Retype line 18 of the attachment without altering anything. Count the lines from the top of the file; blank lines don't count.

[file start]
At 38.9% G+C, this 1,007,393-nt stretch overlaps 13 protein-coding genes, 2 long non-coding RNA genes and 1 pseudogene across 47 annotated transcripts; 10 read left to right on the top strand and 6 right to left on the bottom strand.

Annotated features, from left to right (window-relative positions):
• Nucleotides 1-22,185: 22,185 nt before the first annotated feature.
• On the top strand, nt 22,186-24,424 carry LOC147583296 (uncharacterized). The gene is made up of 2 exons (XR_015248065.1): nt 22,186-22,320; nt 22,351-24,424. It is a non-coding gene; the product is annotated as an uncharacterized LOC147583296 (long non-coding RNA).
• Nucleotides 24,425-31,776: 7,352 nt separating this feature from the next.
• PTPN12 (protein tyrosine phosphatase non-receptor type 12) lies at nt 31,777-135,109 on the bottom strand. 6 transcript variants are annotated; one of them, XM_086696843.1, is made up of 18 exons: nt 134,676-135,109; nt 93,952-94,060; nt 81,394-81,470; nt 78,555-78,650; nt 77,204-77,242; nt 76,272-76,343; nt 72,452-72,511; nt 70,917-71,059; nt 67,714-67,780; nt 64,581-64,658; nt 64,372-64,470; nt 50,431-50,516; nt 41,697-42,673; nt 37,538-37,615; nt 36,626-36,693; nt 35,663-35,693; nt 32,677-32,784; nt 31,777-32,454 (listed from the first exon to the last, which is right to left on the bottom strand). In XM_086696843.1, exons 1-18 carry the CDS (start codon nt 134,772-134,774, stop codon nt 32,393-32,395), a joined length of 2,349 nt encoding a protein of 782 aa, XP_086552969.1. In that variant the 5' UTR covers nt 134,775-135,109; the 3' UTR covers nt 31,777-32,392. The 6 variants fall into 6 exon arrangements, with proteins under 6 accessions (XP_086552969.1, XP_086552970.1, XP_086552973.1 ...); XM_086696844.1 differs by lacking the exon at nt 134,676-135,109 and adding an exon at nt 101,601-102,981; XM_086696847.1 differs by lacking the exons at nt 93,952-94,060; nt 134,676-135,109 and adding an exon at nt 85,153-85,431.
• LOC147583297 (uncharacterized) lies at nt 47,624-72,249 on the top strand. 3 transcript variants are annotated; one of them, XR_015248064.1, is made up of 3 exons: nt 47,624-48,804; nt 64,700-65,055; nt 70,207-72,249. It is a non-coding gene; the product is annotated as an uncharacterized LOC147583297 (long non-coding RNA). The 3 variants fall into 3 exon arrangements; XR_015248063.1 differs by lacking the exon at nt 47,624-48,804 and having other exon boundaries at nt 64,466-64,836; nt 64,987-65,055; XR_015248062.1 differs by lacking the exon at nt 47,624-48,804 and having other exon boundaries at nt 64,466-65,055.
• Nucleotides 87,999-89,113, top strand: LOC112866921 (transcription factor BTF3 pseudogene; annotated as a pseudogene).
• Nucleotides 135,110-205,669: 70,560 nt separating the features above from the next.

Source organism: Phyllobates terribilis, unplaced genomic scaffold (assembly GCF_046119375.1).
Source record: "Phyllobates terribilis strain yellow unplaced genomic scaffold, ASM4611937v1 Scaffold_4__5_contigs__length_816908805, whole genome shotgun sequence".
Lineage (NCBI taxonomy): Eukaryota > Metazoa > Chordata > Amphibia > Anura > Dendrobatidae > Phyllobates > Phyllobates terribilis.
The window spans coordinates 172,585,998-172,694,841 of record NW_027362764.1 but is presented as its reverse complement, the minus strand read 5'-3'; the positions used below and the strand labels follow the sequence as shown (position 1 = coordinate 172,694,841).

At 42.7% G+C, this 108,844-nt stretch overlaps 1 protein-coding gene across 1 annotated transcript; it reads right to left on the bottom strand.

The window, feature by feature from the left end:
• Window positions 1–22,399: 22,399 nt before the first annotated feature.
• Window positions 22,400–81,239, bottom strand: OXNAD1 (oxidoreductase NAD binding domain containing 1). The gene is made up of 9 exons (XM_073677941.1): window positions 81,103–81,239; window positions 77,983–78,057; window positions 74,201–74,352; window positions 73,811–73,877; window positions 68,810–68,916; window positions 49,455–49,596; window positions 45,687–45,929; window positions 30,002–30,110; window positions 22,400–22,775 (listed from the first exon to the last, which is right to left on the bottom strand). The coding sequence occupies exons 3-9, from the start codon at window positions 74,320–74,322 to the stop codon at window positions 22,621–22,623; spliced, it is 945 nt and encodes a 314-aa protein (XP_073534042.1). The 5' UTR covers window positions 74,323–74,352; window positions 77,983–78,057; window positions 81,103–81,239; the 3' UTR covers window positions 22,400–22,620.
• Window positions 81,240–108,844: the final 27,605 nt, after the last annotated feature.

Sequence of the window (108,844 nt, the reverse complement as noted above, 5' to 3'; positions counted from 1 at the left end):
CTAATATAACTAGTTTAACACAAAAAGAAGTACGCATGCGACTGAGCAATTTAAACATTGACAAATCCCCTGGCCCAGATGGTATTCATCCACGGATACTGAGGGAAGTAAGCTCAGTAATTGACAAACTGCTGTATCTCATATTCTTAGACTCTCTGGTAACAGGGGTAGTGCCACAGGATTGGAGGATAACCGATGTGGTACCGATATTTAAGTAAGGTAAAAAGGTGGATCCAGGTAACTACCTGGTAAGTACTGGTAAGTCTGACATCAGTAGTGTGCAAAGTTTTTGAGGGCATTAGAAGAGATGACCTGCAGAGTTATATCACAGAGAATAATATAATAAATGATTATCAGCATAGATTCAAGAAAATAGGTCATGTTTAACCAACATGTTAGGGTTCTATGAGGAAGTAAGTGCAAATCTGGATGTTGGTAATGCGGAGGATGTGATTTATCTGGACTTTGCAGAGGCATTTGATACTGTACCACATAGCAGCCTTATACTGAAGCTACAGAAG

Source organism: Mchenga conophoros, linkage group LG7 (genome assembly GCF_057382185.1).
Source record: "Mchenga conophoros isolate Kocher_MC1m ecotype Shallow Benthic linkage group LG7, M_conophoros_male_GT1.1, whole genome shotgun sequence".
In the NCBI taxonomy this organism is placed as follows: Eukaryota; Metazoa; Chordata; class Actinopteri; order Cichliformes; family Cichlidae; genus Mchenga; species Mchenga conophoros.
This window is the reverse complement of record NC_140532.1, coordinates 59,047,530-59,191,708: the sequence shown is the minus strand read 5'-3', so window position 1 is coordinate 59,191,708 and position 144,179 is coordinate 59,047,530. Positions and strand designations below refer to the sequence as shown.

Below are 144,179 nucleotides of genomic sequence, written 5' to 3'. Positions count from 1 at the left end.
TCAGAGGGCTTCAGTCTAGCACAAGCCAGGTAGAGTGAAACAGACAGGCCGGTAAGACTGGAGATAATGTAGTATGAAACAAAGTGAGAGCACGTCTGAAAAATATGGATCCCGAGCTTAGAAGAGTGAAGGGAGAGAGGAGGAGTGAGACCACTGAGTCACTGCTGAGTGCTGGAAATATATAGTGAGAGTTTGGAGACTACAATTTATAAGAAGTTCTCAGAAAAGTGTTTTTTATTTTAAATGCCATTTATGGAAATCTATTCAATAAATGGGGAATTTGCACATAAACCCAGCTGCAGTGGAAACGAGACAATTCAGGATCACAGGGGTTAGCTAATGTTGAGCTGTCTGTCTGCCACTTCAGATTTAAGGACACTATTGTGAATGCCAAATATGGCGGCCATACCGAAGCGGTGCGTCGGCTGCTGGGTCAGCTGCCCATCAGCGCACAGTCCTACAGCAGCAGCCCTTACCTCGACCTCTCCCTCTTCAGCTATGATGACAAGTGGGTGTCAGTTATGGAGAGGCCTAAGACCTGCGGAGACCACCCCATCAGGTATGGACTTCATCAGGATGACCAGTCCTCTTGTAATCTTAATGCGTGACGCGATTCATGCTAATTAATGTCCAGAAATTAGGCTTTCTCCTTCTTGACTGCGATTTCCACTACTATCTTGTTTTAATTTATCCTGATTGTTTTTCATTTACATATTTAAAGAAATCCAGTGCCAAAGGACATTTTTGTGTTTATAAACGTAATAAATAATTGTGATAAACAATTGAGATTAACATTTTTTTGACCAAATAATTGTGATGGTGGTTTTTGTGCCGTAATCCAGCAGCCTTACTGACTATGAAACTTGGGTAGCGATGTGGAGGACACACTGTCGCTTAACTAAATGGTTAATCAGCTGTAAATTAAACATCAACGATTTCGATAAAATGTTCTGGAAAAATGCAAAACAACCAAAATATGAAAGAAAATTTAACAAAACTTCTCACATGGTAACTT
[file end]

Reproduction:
• Window positions 81,240–108,844: the final 27,605 nt, after the last annotated feature.